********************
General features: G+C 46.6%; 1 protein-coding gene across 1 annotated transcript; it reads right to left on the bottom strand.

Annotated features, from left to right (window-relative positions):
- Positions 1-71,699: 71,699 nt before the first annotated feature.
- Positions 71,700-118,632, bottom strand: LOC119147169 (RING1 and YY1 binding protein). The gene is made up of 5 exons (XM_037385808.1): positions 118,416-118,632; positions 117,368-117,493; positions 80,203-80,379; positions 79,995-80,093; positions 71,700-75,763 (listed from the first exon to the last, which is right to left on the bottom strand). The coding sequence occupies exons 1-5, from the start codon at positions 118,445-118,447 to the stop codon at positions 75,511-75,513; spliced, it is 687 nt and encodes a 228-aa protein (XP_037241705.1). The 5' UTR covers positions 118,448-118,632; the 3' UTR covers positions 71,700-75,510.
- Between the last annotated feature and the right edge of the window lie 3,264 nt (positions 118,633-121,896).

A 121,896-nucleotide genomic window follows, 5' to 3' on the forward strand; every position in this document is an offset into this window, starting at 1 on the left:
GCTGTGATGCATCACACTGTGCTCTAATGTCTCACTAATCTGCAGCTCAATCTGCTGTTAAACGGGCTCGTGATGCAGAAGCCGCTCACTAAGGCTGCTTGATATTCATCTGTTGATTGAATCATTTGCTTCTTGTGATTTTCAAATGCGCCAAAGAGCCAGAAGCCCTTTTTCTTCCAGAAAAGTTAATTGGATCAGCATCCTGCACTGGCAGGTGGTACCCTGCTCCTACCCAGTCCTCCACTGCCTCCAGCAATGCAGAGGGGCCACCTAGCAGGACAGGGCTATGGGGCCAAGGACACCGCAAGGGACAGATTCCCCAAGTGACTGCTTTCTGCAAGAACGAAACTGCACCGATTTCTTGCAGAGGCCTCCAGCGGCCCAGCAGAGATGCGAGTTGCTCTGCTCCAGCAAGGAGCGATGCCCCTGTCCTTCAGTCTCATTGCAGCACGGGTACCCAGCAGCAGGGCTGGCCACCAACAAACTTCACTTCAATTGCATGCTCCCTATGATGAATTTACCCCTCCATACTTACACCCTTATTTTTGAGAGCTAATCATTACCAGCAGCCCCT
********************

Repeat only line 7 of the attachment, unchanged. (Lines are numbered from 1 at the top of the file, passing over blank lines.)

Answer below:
GCTGTGATGCATCACACTGTGCTCTAATGTCTCACTAATCTGCAGCTCAATCTGCTGTTAAACGGGCTCGTGATGCAGAAGCCGCTCACTAAGGCTGCTTGATATTCATCTGTTGATTGAATCATTTGCTTCTTGTGATTTTCAAATGCGCCAAAGAGCCAGAAGCCCTTTTTCTTCCAGAAAAGTTAATTGGATCAGCATCCTGCACTGGCAGGTGGTACCCTGCTCCTACCCAGTCCTCCACTGCCTCCAGCAATGCAGAGGGGCCACCTAGCAGGACAGGGCTATGGGGCCAAGGACACCGCAAGGGACAGATTCCCCAAGTGACTGCTTTCTGCAAGAACGAAACTGCACCGATTTCTTGCAGAGGCCTCCAGCGGCCCAGCAGAGATGCGAGTTGCTCTGCTCCAGCAAGGAGCGATGCCCCTGTCCTTCAGTCTCATTGCAGCACGGGTACCCAGCAGCAGGGCTGGCCACCAACAAACTTCACTTCAATTGCATGCTCCCTATGATGAATTTACCCCTCCATACTTACACCCTTATTTTTGAGAGCTAATCATTACCAGCAGCCCCT